The Impact of Simulation on Knowledge Gain Regarding Diabetic Patient Care
Review TypeNone: Sigma Grant Recipient Report
Repository Posting Date2019-07-01T18:00:35Z
Author DetailsAimee Woda PhD, RN-BC
Lead Author Sigma AffliationDelta Gamma at-Large
Lead Author AffliationMarquette University
Level of EvidenceQuasi-Experimental Study, Other
Research ApproachQuantitative Research
CINAHL HeadingsPatient Simulation; Students, Nursing; Student Knowledge -- Evaluation; Diabetic Patients; Student Knowledge
Summary: The purpose of this study was to evaluate the impact of a high-fidelity simulation experience on traditional pre-licensure nursing students’ knowledge and performance related to the care of the diabetic patient. Kolb’s Experiential Learning Theory served as the framework for this study. This theory includes concrete experience, reflective observation, abstract conceptualization, and active experimentation, which describe learning as a continuous process. Methodology: Traditional pre-licensure nursing students from three Midwest universities participated in this multi-site study. A quasi-experimental pre/posttest design was utilized incorporating the INACSL Standards of Best Practice: SimulationSM. The pre/posttest were made up of 20 multiple-choice items. Ten items related to the nursing skills (“performance”) and ten items related to course content not directly related to the simulation (“knowledge”). Performance was evaluated using an evaluation rubric that paralleled ten pre/posttest items. After attending a lecture on diabetes, participants completed the pretest and participated in a simulation during which their performance was evaluated. Immediately after the simulation, they completed the posttest. Findings: It was found that simulation did not have a significant effect on total change scores (p = 0.137) or knowledge items change scores (p = 0.137). Simulation did have a positive effect on performance items change scores (p < .001). As anticipated, there was a large positive correlation between pretest scores and posttest scores (r = 0.656). There was also a small positive correlation noted between simulation performance scores and pretest (r = 0.196) and posttest scores (r = 0.280). Recommendations: This study provides evidence that didactic course content with simulation may improve performance and application of theory content in simulation. Thus, supporting the alignment of didactic and simulation activities, to improve knowledge transfer. Further research is needed to evaluate learner outcomes with more exposure to simulation throughout their program.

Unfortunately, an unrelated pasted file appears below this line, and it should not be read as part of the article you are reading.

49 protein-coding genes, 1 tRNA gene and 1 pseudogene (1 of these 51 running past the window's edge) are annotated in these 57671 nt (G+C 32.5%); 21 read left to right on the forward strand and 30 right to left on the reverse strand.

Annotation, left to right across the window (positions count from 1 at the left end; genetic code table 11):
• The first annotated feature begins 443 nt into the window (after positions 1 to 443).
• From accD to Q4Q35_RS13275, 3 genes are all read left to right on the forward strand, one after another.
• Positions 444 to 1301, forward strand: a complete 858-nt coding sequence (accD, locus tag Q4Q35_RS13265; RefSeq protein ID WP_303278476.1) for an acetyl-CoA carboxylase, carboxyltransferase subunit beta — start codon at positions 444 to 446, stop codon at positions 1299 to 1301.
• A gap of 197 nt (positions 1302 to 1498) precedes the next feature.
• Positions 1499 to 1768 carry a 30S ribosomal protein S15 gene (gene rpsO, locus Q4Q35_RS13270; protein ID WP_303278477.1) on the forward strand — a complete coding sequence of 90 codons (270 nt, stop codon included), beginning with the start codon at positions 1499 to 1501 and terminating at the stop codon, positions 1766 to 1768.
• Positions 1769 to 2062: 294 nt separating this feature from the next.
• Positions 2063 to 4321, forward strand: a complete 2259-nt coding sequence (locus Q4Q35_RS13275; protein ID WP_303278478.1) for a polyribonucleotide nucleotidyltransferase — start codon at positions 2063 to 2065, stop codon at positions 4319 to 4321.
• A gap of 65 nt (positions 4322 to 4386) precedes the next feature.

Conference NameATI Nurse Educator Summit
Conference HostAssessment Technologies Institute (ATI)
Conference LocationSavannah, Georgia, USA
NotesThe Sigma Theta Tau International grant application that funded this research, in whole or in part, was completed by the applicant and peer-reviewed prior to the award of the STTI grant. No further peer-review has taken place upon the completion of the STTI grant final report and its appearance in this repository.
Poster submitted in lieu of grant report.
Dr. Woda is the 2016-2017 recipient of the Sigma/Chamberlain College of Nursing Research Grant
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